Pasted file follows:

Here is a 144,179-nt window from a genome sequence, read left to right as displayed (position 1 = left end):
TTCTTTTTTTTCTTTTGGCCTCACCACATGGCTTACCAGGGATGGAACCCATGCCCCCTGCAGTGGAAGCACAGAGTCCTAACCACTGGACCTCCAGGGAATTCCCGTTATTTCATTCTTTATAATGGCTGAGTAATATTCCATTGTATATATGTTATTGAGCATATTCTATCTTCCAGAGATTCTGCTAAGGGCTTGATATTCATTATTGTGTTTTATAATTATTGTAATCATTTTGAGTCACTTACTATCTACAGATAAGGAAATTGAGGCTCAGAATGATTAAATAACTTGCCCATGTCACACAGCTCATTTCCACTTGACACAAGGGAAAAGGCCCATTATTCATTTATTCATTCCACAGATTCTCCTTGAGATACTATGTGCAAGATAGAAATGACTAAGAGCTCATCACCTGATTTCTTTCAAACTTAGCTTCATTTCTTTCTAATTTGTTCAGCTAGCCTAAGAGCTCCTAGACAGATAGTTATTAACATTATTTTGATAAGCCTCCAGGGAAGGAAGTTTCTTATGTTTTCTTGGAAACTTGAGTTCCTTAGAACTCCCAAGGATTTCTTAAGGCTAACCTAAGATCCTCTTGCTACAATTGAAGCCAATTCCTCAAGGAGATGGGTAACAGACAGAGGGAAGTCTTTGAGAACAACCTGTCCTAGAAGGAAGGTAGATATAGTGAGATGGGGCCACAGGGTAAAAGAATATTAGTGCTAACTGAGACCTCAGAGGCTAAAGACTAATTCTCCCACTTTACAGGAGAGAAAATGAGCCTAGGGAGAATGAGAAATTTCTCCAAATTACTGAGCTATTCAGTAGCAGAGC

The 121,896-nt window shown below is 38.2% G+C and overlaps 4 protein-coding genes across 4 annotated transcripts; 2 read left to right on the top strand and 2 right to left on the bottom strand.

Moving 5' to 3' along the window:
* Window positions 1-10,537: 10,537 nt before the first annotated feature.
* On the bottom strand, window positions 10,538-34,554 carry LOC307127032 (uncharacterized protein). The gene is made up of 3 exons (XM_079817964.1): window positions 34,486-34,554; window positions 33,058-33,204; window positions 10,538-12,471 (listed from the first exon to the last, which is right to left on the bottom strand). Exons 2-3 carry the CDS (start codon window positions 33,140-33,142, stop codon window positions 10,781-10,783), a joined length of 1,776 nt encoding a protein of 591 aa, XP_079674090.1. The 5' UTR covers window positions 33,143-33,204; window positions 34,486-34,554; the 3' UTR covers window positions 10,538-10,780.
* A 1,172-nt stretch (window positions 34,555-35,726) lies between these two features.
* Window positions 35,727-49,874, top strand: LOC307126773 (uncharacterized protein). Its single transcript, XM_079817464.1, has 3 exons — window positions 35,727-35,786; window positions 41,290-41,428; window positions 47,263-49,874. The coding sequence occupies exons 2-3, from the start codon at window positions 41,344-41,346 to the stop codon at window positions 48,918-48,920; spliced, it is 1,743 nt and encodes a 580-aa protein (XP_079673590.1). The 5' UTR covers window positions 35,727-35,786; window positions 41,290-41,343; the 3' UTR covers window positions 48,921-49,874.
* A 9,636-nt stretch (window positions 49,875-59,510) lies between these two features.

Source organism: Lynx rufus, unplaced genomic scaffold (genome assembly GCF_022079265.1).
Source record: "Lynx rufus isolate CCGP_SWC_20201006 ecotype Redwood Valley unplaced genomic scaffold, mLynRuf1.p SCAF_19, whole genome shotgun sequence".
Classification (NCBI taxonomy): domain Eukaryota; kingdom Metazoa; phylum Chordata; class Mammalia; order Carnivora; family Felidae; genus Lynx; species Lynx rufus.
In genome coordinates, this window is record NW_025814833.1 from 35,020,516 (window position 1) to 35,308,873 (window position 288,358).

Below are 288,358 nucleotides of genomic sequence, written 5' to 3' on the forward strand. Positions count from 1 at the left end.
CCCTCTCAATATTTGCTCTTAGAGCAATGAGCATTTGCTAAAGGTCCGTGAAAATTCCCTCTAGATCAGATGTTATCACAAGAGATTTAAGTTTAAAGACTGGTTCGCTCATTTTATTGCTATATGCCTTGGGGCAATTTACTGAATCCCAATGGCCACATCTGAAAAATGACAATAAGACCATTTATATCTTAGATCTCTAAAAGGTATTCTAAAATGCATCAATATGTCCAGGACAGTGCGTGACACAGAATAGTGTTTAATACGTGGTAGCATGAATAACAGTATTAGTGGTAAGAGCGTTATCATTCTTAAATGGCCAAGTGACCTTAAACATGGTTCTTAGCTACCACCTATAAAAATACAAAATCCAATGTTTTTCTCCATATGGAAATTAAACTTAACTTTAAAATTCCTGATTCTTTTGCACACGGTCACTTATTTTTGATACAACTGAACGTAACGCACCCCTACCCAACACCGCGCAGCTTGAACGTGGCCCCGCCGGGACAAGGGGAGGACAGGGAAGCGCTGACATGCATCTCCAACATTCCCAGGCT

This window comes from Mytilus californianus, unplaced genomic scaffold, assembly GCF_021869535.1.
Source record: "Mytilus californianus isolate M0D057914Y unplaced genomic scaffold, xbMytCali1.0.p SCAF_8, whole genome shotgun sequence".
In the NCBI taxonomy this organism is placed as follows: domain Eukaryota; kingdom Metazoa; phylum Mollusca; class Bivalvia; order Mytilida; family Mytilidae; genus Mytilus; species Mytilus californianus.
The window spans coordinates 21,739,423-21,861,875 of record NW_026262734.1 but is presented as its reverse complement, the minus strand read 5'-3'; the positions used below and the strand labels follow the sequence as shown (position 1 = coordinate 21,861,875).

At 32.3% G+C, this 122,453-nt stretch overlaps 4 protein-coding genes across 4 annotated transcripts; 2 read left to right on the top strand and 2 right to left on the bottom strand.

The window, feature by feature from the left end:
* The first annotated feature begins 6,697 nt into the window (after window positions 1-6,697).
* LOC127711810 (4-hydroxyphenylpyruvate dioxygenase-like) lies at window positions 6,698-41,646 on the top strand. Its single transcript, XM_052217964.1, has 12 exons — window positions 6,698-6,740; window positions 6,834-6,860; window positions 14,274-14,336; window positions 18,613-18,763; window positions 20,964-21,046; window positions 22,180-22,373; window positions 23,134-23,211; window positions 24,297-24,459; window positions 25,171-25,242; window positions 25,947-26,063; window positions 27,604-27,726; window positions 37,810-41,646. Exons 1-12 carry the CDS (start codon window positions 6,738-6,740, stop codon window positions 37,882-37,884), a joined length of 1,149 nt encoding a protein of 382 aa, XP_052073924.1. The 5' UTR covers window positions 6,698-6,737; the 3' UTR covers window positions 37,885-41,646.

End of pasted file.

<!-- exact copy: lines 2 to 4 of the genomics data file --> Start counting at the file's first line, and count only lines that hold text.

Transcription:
TTCTTTTTTTTCTTTTGGCCTCACCACATGGCTTACCAGGGATGGAACCCATGCCCCCTGCAGTGGAAGCACAGAGTCCTAACCACTGGACCTCCAGGGAATTCCCGTTATTTCATTCTTTATAATGGCTGAGTAATATTCCATTGTATATATGTTATTGAGCATATTCTATCTTCCAGAGATTCTGCTAAGGGCTTGATATTCATTATTGTGTTTTATAATTATTGTAATCATTTTGAGTCACTTACTATCTACAGATAAGGAAATTGAGGCTCAGAATGATTAAATAACTTGCCCATGTCACACAGCTCATTTCCACTTGACACAAGGGAAAAGGCCCATTATTCATTTATTCATTCCACAGATTCTCCTTGAGATACTATGTGCAAGATAGAAATGACTAAGAGCTCATCACCTGATTTCTTTCAAACTTAGCTTCATTTCTTTCTAATTTGTTCAGCTAGCCTAAGAGCTCCTAGACAGATAGTTATTAACATTATTTTGATAAGCCTCCAGGGAAGGAAGTTTCTTATGTTTTCTTGGAAACTTGAGTTCCTTAGAACTCCCAAGGATTTCTTAAGGCTAACCTAAGATCCTCTTGCTACAATTGAAGCCAATTCCTCAAGGAGATGGGTAACAGACAGAGGGAAGTCTTTGAGAACAACCTGTCCTAGAAGGAAGGTAGATATAGTGAGATGGGGCCACAGGGTAAAAGAATATTAGTGCTAACTGAGACCTCAGAGGCTAAAGACTAATTCTCCCACTTTACAGGAGAGAAAATGAGCCTAGGGAGAATGAGAAATTTCTCCAAATTACTGAGCTATTCAGTAGCAGAGC

The 121,896-nt window shown below is 38.2% G+C and overlaps 4 protein-coding genes across 4 annotated transcripts; 2 read left to right on the top strand and 2 right to left on the bottom strand.

Moving 5' to 3' along the window: